Two years ago, I quite enjoyed Louis Bayard's Mr. Timothy, so I was looking forward to his most recent novel, The Pale Blue Eye (2006). While Mr. Timothy is a sequel of sorts to A Christmas Carol, The Pale Blue Eye adopts a different (albeit familiar) strategy: its narrator, Augustus Landor, joins up with a youthful Edgar Allan Poe to investigate multiple murders--not to mention missing hearts--at a rather beleaguered West Point. "Landor" isn't an allusion to the poet--he owns a cottage. ("Augustus," however, is probably a nod in the direction of The Narrative of Arthur Gordon Pym, and perhaps C. Auguste Dupin as well.) In the manner of Sherlock Holmes pastiche, the novel thus writes a promised but unwritten Poe story, rather than rewrites an extant text. Along the way, we read a poem that isn't "The Raven," stumble across some situations vaguely reminiscent of "The Tell-Tale Heart" (including, of course, the title, which here appears in the aforementioned non-"Raven"), and meet a suspiciously House-of-Usherish family. In other words, Bayard imagines the novel's events as fictional biographical precursors of Poe's own tales, grounding them in "reality" instead of the Gothic, Freudian psychology, or however else one might choose to interpret them.
Unfortunately, my enthusiasm for Mr. Timothy singularly failed to carry over to this newest venture. First and foremost was the question of style. As in Mr. Timothy, Bayard usually avoids writing cod nineteenth-century prose; Landor frequently addresses his "Reader," in a manner more akin to Jane Eyre than Poe's narrators, but that's about it. If only Bayard had shown similar restraint with Poe. Alas, the reader is subjected to considerable quantities of faux Poe--and very faux it is indeed. It's hard not to giggle when confronted with effusions like this: "Lea. Lea! What a ravishing residue does that name deposit within my ear's inner chamber! What a world of happiness is foretold within those two brief and euphonious syllables!" (209) Bayard's ersatz Poe primarily relies on multisyllabic words, vaguely stilted sentence structures, an occasional slide into alliteration, and literary allusions; there's little sign of the real Poe's rhythmic sense, his use of apposition and repetition, and the like. Since Bayard modernizes Landor's prose but not Poe's, the overall effect feels even more jarring, as if the two characters had accidentally stumbled into each other from different novels and decided to collaborate.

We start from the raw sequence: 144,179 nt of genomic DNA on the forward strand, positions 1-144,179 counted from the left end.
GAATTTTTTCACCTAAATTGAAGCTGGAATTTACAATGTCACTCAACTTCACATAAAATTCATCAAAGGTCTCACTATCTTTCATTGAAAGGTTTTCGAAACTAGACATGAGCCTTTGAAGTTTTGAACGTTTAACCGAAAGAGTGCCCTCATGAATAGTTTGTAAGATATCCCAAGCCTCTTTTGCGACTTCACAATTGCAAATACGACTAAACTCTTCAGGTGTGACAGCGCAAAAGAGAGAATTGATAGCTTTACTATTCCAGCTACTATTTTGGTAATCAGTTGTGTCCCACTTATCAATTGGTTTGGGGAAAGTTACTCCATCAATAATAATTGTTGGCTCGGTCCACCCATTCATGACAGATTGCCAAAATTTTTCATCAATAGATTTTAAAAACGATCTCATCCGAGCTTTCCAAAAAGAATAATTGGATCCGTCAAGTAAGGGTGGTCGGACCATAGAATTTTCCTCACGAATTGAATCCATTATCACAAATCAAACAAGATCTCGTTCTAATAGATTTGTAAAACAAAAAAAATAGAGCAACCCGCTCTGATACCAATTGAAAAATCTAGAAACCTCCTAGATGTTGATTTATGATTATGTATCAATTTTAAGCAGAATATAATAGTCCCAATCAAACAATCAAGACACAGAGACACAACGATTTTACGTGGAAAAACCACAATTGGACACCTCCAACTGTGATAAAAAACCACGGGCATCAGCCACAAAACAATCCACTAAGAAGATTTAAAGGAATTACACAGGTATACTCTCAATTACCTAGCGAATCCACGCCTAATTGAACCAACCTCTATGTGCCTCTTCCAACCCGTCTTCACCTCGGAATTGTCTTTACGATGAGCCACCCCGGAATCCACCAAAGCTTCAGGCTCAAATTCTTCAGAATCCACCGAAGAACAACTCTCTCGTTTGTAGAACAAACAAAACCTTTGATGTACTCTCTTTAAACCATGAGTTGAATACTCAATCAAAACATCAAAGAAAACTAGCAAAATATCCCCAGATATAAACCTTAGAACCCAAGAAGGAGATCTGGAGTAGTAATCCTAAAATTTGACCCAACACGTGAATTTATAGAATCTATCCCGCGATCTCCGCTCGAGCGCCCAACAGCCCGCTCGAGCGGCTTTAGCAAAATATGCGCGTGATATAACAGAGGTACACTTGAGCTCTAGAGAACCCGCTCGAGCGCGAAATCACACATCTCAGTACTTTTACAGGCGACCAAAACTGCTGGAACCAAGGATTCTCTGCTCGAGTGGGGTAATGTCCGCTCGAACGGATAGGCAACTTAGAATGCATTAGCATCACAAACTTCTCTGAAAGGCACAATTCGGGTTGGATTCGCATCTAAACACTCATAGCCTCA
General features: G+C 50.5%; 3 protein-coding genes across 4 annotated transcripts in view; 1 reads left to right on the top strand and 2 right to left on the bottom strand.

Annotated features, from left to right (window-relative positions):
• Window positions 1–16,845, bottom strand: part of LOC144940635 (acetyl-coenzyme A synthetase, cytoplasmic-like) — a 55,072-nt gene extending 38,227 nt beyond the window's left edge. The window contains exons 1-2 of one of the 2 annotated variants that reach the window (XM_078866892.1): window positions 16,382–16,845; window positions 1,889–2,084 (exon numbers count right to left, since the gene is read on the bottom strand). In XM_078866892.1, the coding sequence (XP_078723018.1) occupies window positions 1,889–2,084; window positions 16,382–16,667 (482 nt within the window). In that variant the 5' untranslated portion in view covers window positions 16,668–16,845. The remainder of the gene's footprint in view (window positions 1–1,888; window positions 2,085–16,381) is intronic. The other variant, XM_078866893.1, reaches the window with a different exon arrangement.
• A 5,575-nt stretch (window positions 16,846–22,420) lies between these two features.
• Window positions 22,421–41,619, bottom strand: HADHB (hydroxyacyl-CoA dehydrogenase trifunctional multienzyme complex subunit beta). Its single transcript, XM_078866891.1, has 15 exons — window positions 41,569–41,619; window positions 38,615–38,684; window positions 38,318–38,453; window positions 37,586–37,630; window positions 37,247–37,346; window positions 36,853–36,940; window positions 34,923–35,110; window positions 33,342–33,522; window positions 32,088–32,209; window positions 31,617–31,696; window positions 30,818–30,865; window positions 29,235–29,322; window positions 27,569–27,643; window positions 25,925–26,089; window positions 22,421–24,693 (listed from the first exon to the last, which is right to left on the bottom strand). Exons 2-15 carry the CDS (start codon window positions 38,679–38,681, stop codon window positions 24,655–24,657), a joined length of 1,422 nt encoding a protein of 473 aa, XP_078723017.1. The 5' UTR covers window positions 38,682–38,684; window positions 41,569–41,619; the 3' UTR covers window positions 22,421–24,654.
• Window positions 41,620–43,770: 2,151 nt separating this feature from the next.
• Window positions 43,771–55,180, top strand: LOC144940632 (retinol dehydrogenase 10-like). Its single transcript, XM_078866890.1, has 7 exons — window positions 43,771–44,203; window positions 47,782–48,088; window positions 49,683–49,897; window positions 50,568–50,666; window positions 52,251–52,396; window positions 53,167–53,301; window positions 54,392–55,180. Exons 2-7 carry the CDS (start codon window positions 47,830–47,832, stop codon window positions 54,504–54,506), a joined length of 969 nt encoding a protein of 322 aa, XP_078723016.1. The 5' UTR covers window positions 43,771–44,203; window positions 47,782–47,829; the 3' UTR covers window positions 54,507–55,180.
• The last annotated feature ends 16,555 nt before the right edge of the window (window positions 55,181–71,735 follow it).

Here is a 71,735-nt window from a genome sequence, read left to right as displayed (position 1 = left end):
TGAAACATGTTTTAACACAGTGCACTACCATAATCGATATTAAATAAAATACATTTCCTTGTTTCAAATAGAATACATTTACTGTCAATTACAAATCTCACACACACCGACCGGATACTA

The plotting, however, is just as problematic. While I plead guilty to thinking sometimes uncomplimentary thoughts about historical mysteries, the "historical" element is not the difficulty here--it's the "mystery" bit. Since I'm about to reveal the ending, the rest of this essay will go below the fold.